Tax cuts for the poor and middle class will stimulate the economy, because they will spend it all. Not true with the super-rich and tax-dodging corporations. For them, we should be talking about a return to a tax system that we had in the ’50s and ’60s.

Gary Gibbons, Tampa

Trump orders many JFK files to remain closed | Oct. 27

End the secrecy

I am concerned but not shocked that the government did not release the last of the Kennedy assassination documents. I believe that all government documents belong to the American people; the claim that they could be "damaging" to our country after more than 50 years is absurd.

If documents remain secret forever or are redacted forever, how will we ever know the truth of what they contain? What could the CIA, FBI and State Department be hiding? It seems to me that there is a conspiracy: one of silence by government agencies that don’t want to be embarrassed by their past behavior and failures.

They foster suspicion for no good reason at all.

Arthur A. McTighe, Tierra Verde

War of words imperils Republican agenda Oct. 26, commentary

McCain’s integrity

I take umbrage at George LeMieux’s conclusion that Sen. John McCain voted against the repeal of the Affordable Health Care Act because McCain did not like Donald Trump’s remarks about McCain’s POW status.

Some politicians do not act on personal insults. Some politicians are mature enough to not need their ego stroked constantly. McCain knew the repeal measure was not good legislation. He voted with logic, not revenge.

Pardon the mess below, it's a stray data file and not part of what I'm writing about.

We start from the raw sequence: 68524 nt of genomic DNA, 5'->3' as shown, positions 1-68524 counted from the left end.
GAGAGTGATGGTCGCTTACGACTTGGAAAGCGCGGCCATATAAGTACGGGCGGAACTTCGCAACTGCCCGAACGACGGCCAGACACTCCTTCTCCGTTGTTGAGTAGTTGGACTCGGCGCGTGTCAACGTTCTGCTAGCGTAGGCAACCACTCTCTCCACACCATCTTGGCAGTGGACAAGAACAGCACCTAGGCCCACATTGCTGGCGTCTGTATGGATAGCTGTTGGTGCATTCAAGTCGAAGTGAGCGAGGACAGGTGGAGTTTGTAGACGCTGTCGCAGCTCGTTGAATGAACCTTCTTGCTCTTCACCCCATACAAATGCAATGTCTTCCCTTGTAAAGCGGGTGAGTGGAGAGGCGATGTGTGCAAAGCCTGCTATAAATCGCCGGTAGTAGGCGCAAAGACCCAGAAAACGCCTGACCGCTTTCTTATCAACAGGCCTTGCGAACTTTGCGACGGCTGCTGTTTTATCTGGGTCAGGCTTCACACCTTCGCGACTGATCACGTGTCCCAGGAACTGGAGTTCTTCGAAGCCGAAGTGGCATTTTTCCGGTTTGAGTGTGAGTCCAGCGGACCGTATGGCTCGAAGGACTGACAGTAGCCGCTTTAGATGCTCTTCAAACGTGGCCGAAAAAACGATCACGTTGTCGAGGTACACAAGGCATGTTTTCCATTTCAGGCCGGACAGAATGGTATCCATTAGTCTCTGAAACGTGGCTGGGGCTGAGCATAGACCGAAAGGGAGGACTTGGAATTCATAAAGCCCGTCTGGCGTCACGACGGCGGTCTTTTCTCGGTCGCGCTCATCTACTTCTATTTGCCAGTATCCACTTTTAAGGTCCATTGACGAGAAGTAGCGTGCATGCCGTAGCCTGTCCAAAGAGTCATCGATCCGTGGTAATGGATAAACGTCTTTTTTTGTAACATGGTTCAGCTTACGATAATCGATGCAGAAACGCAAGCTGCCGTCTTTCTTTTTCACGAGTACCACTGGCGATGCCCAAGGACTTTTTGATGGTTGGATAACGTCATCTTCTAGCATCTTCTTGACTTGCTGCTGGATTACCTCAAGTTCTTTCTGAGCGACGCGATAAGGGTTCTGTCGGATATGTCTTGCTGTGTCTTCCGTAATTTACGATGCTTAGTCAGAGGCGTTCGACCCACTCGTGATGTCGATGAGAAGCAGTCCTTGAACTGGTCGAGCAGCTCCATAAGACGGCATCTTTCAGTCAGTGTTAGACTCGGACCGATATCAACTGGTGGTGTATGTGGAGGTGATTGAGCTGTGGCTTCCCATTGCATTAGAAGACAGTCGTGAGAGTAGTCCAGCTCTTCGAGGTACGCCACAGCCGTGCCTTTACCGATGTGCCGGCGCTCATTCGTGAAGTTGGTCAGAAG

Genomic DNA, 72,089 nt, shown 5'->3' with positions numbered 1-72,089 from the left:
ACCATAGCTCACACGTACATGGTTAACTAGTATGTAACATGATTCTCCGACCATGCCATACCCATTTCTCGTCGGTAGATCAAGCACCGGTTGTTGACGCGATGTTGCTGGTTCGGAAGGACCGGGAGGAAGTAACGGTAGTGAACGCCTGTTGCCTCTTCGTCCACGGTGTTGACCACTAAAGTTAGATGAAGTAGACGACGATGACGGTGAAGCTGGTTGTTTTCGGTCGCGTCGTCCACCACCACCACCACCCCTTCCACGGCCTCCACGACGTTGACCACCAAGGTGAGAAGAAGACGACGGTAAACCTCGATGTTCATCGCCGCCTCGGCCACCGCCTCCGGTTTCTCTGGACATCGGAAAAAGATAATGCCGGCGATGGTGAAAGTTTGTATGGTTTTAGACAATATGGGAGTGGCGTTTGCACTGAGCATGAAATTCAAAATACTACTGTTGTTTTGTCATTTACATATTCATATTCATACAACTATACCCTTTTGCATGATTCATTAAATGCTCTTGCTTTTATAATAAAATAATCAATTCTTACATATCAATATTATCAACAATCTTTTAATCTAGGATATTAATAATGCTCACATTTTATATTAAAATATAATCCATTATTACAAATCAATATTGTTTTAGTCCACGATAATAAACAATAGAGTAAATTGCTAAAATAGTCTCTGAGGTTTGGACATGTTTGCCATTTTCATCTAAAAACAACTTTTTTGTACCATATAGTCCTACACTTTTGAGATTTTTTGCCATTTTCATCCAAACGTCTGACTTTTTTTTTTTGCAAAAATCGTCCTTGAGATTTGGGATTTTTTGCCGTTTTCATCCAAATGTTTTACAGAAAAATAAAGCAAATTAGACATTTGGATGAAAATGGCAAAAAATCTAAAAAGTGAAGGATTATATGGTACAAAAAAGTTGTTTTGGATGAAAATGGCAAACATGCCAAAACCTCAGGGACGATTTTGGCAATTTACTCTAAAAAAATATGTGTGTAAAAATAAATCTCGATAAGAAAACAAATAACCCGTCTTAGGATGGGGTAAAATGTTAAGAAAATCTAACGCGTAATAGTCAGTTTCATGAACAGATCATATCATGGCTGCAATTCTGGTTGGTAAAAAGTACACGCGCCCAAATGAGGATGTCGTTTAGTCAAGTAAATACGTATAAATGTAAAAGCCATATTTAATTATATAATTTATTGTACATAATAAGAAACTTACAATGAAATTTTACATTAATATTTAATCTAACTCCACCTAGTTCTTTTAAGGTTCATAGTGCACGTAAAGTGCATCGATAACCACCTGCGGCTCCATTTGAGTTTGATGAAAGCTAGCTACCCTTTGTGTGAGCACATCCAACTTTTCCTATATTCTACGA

Teddy Buell, Clearwater

Gun safety

Annual checks needed

When individuals apply for a Florida concealed weapons carry permit, they are required to have demonstrated competence with their weapon once, which is documented in their initial permit application. That permit is good for seven years. After seven years, if the individual reapplies, that individual faces no requirement to demonstrate continued competence.

In 2004, President George W. Bush signed HR 218, the Law Enforcement Officers’ Safety Act, into law. It allows individuals who have retired in good standing from a law enforcement agency to carry their weapon concealed as long as they carry appropriate identification and show evidence of having qualified annually with the type of weapon they carry.

If retired law enforcement officers are required to qualify annually to show continued competence in the handling of their weapon, it certainly makes sense that non-law enforcement individuals who carry a Florida concealed weapon permit should also be required to demonstrate competence on an annual basis.

Robert Cromwell, St. Petersburg


Sunday’s letters: We need better intelligence, not more hardware

Myths about U.S. military spending | March 22, commentaryMore intel, not hardware, neededI am concerned that a discussion of excessive military budgeting is alarmingly absent from today’s water-cooler crowd and Twitter universe.William Felice, in...
Published: 03/24/18

Monday’s letters: Driverless cars on perilous roads